My first Sysudoku review of 2018 is one of a host of new collection books with the same grid format, some with an unexplained rating system, some with listed authors A.D. Ardson and Rebecca Bean. Moito and Bean’s Extremely Hard Sudoku Volume 10 seem to share common difficulty rating system. The puzzle ratings are two decimal places, from a presumed zero, up to 1.00.
Sudoku: Road to Mastery is a collection of 400 puzzles without listed author, described on the cover as “Hard to Devilishly Hard”. It is divided into a “Hard Sudoku” section of 200 puzzles, ranging in difficulty from 0.60 to 0.74, and a “Very Hard Sudoku” section, ranging from 0.75 to 1.00. Each section is divided into four sets, I through IV, of 50 puzzles. Rather than my dart board selection of a start and a fixed size step to cover the collection, I tested the rating system as well by preselecting the 10 most difficult puzzles, according to the difficulty rating, from the “Very Hard” section. The result is the following review table:
The Moito difficulty rating is very inconsistent with the review results. The most highly rated puzzle fell in the bypass, and three more of the highest rated collapsed in box marking. The third above, III – 47, is the only contender for an extreme rating. I finished with a coloring trial, but perhaps I missed something you can find.
The 0.91 rated IV-6 has multiple solutions of a peculiar nature. Missing a boxline removal after a spectacularly irregular XYZ-wing, I reached a double solution on unique rectangle too late to reject it. The Moito solution was different, so I retraced, and found the omission. This time it was a different double solution on an extended unique rectangle formation of six bv, and this time, including the Moito solution. Related to earlier 2017 revelations, anything can happen with multiple solutions. They follow no inference rules. Details to come.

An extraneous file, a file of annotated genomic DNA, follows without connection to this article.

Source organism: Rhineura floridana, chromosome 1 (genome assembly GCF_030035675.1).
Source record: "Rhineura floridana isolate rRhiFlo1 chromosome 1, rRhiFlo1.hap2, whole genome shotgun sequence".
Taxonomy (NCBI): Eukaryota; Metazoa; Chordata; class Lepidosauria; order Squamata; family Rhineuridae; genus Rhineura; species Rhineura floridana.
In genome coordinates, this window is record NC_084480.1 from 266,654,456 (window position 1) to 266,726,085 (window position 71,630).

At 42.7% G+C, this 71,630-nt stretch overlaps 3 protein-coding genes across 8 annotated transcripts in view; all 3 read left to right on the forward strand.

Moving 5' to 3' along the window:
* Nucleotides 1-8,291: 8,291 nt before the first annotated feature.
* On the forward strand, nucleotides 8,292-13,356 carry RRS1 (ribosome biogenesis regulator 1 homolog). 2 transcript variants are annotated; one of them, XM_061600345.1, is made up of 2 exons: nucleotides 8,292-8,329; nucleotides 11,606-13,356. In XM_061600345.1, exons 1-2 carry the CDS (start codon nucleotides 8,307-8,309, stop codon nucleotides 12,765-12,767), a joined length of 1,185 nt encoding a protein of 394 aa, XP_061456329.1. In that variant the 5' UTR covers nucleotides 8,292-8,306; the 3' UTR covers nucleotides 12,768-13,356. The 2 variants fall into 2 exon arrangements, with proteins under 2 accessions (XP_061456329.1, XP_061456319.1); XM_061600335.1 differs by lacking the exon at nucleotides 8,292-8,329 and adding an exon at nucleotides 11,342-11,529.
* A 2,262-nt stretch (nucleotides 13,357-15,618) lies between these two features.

I happened upon two more glaring errors on the Road to Mastery. Puzzles III-5 and III-6 are destroyed by a sloppy paste-in of puzzles III-7 and III-8. Raising a more serious issue of trust, your homework III-47 above is identical to I-28.
Now to checkpoint your III-47. First a bypass typical of the Moito collection, reading:
C29, W4, W5, SE5. Yes, that’s it.
Box and line marking are routine, and the bv scan brings only this XY ANL with a grouped ER victim, or if you prefer, a grouped AIC ANL.
Next, fishing is bad on the X-panel, but an extraordinary set of 9-slinks can be assembled into an X9-chain ANL to trigger a SW/c2 boxline 9m removal to create a naked triple.
No fixes on the X-panel, but coloring around the 9-slinks produces three coloring clusters that do not bridge.
Conflicts in c3, c7 and r3c9 give bridging combinations:
not(green&red) => blue or orange, not(red&tan) => orange or purple, and
not(blue&purple) => green or tan. Bridge toxic sets don’t materialize.
With the X-panel showing little prospect for pattern restrictions, I’m ready for a color trial. From the bridge combinations, blue => tan. I go for a blue trial.
The trial trace reveals how blue inferences coordinate to force two 2’s into SE. Green => orange, but the marking stalls, but an XY chain from my updated railway wraps purple, with an immediate collapse to green, orange and tan.
Next post, I checkpoint your version of the I-4 bypass, and show several highlights reported in the review table above.
Also, four of the five Guide pages are up. They explain and demonstrate Sysudoku Basic via worthy examples.